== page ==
In-house legal departments for U.S. companies are in need of lawyers with experience in business growth, executive compensation and labor and employment disputes, according to a new study. And to bring those lawyers in, companies will have to offer competitive salaries and benefits.

"A key part of attracting the best people is paying them well­—at least as much as your competitors are offering," said the study, which was compiled by legal consultancy Robert Half Legal. The report, titled the "2018 Salary Guide," is meant to help legal department and law firm managers attract legal talent in 2018. It offers salary estimates for a variety of legal jobs, from general counsel to first-year associate, from e-discovery director to filing clerk. The guide also offers information on what types of benefits are expected in today's legal workplace. The data is based on a survey of 200 lawyers in the "largest law firms and companies" in the United States.

Robert Half's guide offers starting salary averages for incoming GCs, associate GCs and in-house counsel with more than 10 years of experience, four to nine years of experience and less than three years of experience. The averages are also broken down by percentiles—the 50th percentile is the middle of the pack, for candidates with average experience and necessary skills to succeed at a job with an average level of complexity. At the top end—the 95th percentile—salaries represent what a company could pay for a candidate with "significant, highly relevant experience" and a "high level of expertise."

Companies pay middle-of-the-road GCs an average starting salary of $167,000, not including bonuses or benefits, according to the guide. But GCs with more experience earn an average of $306,000 upon being hired, the guide said. In-house counsel with less than three years of experience, and who need time to develop specific skills, average the lowest starting salary, with $63,500.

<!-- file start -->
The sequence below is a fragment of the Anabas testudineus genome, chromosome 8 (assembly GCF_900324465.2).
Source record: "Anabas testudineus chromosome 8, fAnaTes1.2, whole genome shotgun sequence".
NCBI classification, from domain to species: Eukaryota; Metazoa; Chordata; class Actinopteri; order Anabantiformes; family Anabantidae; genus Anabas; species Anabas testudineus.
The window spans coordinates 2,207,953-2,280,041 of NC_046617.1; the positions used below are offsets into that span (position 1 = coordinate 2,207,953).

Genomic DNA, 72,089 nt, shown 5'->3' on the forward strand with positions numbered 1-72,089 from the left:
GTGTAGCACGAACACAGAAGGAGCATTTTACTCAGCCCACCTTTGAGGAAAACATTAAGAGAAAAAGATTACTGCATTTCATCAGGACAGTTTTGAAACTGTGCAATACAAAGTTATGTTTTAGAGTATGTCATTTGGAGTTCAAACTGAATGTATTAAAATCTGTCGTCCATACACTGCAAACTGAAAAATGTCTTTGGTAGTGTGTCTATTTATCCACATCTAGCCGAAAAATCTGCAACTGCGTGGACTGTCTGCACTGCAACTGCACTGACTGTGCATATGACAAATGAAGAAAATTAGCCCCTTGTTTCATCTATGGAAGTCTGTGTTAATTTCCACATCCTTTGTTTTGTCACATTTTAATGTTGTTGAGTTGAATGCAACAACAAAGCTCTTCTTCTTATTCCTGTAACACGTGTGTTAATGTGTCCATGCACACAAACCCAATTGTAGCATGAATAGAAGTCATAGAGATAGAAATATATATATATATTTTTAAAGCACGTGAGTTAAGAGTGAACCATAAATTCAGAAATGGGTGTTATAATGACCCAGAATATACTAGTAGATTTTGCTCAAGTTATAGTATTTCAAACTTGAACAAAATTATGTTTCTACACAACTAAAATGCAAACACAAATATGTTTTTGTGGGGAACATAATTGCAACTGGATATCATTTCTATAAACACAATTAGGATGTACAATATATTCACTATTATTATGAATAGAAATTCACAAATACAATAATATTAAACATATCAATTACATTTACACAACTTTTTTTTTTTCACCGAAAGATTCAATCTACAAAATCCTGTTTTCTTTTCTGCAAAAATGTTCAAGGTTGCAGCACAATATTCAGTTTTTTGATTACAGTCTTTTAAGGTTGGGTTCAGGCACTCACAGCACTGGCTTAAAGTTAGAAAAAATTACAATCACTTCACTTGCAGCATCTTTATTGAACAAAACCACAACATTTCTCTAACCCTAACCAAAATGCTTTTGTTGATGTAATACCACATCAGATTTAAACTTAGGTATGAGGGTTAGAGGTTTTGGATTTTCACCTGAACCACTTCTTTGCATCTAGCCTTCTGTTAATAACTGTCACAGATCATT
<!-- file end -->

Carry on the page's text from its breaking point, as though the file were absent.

The guide also offers localization data, showing managers how to change pay based on the local cost of living. New York and San Francisco have the highest percentage bump, with a 40 percent increase each, while Washington, D.C., has a 33 percent pay increase, and Chicago a 23.5 percent increase.

In San Francisco and the Bay Area, GC pay varies wildly, with many pay packages buttressed by bonuses, extra compensation and stock options, according to Corporate Counsel's 2017 GC Compensation Survey. Because of the common reliance on non-salary compensation in the Bay Area, little correlation exists between tenure and salary. For instance, the GC Compensation Survey showed that Kim Rivera, who joined HP Inc. as chief legal officer two years ago, recorded a salary of $612,004 in 2016; whereas Thomas Larkins, who began serving as GC to Applied Materials Inc. five years ago, earned a lower salary of $489,231 in 2016. But, the take home pay of Larkins was still higher than Rivera's overall take home pay, when bonuses and nonequity incentive compensation were included.

Robert Half also surveyed 740 professionals in human resources, compensation and benefits roles to better understand the common perks and benefits workers expect from their employers. The most common benefits offered by companies and law firms are health insurance, dental insurance, life insurance and vision insurance. At the bottom of the common benefit list is pet insurance, with only 7 percent of employers offering such a thing.

Perks are also covered, with a flexible work schedule being the most common, with 62 percent of workplaces offering it. Only 13 percent of companies and law firms offer free or subsidized meals, though, at the bottom of the list.

"Highly skilled professionals expect not just a base salary that's in line with what other firms are offering," the guide said, "but also a choice of benefits, incentives and perks that are just as competitive."